pachinko

Find 707 animated frames in the “Haruhi Hunting” campaign to unlock a new animated clip!

Find 707 animated frames in the “Haruhi Hunting” campaign to unlock a new animated clip!

Gotta find ‘em all! should be the catchphrase for the campaign attached to the new The Melancholy of Haruhi Suzumiya animated video. Even though it’s the first new Haruhi animation in four years, its creators aren’t just screening it for free–they’re making fans actually work to see it! That said, the campaign is actually more like a treasure hunt than anything else. Introducing “Haruhi Hunting,” in which the residents of Japan must work together to unlock the new promotional video. 

Do YOU have what takes to find all 707 missing frames of the animation?

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Here’s your heart-breaking short story of the day, written on a 1,000 yen bill

Here’s your heart-breaking short story of the day, written on a 1,000 yen bill

Perhaps one of the saddest things ever written is Hemingway’s famous six-word story: “For sale: Baby shoes, never worn.” Though short in the extreme, it’s amazing how much emotion and information can be packed into six small words. Of course, Hemingway isn’t the only writer known for brevity, and the last 1,300 years of Japanese poetry have been full of brief but beautiful and poignant verses. But when it comes to terse (some might say inelegant) narrative, Hemingway was certainly a master.

However, we may have found someone who’s outdone the old drunkard! Too bad this one seems inspired by utterly real events…

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Gundam Pachinko Ad Slowly Driving Japan’s YouTube Users Insane

Gundam Pachinko Ad Slowly Driving Japan’s YouTube Users Insane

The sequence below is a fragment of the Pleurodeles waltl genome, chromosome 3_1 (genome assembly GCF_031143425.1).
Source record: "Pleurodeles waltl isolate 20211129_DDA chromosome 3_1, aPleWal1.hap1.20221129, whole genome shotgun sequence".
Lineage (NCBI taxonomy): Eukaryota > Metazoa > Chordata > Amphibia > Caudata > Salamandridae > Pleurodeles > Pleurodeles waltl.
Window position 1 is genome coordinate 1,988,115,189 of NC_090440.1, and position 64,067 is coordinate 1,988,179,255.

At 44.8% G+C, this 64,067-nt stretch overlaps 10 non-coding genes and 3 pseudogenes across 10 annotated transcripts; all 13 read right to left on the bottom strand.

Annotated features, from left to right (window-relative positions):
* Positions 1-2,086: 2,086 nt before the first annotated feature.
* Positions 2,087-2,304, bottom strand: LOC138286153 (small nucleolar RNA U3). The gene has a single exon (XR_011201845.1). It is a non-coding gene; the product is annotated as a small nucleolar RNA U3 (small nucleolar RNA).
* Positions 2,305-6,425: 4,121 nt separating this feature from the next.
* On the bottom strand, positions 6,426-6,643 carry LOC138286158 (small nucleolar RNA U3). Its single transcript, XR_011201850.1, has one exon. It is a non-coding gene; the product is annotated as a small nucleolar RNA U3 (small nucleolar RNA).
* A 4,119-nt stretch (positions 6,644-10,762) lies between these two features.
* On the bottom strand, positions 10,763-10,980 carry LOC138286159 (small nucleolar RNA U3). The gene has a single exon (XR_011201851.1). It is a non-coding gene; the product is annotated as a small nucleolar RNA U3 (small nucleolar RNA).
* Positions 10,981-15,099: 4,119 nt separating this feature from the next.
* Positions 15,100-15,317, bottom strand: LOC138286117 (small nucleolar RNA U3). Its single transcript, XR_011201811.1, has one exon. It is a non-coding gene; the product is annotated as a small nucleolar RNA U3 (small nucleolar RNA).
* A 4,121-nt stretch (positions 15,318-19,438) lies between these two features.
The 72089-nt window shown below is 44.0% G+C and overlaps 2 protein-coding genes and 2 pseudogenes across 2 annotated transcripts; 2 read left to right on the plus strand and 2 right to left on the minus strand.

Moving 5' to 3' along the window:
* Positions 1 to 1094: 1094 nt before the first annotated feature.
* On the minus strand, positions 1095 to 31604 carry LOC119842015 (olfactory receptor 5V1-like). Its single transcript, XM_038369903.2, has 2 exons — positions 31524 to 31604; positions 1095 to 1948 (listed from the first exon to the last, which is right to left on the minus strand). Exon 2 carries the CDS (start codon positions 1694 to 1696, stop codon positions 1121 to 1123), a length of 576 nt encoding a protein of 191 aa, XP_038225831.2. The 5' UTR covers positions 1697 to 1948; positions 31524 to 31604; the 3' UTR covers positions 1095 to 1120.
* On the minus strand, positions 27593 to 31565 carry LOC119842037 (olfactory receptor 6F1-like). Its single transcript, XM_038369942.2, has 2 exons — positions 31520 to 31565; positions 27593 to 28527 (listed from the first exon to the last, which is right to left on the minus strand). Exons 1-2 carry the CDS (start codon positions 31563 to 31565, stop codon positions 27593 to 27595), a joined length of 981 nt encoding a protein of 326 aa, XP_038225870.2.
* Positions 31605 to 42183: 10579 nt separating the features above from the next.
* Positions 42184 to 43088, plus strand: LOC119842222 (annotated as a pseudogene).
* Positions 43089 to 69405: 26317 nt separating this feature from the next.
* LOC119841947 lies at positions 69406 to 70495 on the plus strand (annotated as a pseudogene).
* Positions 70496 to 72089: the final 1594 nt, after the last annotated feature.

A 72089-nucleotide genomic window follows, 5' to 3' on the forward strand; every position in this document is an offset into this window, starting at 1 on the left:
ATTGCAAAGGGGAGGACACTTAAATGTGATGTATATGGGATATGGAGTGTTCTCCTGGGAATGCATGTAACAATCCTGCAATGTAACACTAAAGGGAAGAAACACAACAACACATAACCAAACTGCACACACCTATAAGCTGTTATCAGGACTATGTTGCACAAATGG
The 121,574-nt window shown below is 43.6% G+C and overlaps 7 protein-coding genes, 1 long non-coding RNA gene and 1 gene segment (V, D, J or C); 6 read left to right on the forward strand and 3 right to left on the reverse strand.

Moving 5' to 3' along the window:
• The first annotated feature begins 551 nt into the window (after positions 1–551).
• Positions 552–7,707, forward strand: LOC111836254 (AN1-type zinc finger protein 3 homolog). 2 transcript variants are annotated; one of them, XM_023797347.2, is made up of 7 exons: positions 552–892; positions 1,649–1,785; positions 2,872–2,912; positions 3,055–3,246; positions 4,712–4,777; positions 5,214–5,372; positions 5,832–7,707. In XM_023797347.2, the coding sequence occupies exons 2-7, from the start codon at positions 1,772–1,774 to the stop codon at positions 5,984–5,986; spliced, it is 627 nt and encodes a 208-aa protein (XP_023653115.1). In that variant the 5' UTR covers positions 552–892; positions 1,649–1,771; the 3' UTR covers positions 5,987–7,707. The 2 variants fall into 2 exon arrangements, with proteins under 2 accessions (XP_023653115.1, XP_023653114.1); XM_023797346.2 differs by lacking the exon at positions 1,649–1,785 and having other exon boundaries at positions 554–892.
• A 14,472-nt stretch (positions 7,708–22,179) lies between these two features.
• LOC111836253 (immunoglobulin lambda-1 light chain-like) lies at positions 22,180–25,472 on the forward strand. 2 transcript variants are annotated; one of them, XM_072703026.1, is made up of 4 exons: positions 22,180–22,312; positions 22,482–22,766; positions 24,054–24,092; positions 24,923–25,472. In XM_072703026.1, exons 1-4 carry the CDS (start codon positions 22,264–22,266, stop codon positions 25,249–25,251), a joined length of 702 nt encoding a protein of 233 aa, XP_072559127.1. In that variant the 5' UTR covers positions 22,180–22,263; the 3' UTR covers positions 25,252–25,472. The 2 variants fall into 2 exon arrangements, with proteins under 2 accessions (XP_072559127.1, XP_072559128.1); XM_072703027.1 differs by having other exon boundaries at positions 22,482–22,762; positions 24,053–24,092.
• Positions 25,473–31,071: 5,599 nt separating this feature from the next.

Just last week, after having sat through it for possibly the tenth time in just a couple of hours, I took a screen grab of an unskippable YouTube ad and shared it on my personal Facebook feed. Whether it’s the theme tune, the overly dramatic presenter’s way of speaking or the fact that I care nothing for pachinko, I don’t know, but this ad was slowly driving me mad. As it turns out, I wasn’t alone.

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Korea’s Ban on Pachinko Pinball Gambling Sees an Increase in Gamblers Coming to Japan

Korea’s Ban on Pachinko Pinball Gambling Sees an Increase in Gamblers Coming to Japan

In Japan, pachinko – a game similar to pinball but with multiple balls in play and minus the flippers – has always been a big business.  “Pachinkoten” (dedicated pachinko parlors) have become about as commonplace as temples and hot springs, and it’s not uncommon to see small crowds of men waiting outside such establishments early in the morning, waiting for them to open.

A phenomenon that is particularly noticeable in recent years is that of the large numbers of Koreans coming to Japan to gamble. Up until seven years ago, Korea’s pachinko industry was booming. However, when gambling laws were introduced to combat the recent rise in addictions, many players were left out in the cold with nothing to fill the gap. But with a thriving pachinko scene just a couple of hours away on the plane, many Koreans are heading to Japan to pick up where they left off.

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Asahi Newspaper Worker Helps His Company by Punching Out Pachinko Machine

Asahi Newspaper Worker Helps His Company by Punching Out Pachinko Machine

Any owner of a large corporation would be proud to have someone like Tomohiro Kimura on their payroll. This selfless employee really took one for the team by getting himself arrested on 17 February in Wakayama Prefecture on suspicion of destruction of property. In doing so he helped to generate more news for his employer, Japanese media giant, Asahi Shinbun.

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Fukushima Refugees Rather Gamble than Work, Claims Iwaki City Mayor

Fukushima Refugees Rather Gamble than Work, Claims Iwaki City Mayor

The city of Iwaki lies 30km south of the Fukushima Daiichi just outside of the evacuation zone created after the nuclear disaster struck.  As such it has become home to approximately 25,000 displaced people from Futaba District, where the Daiichi reactor is located.

On 9 April, Iwaki Mayor Takao Watanabe had this to say about the evacuees: “With the compensation money they received from TEPCO, most people are choosing not to work.  The pachinko parlors, however, are packed every day.”  Pachinko is a highly popular game similar to pinball that is often used for gambling much like slots or video poker in other parts of the world.

Although this may sound like another case of a Japanese politician putting his foot in his mouth, it appears Mayor Watanabe is not alone with his opinion.

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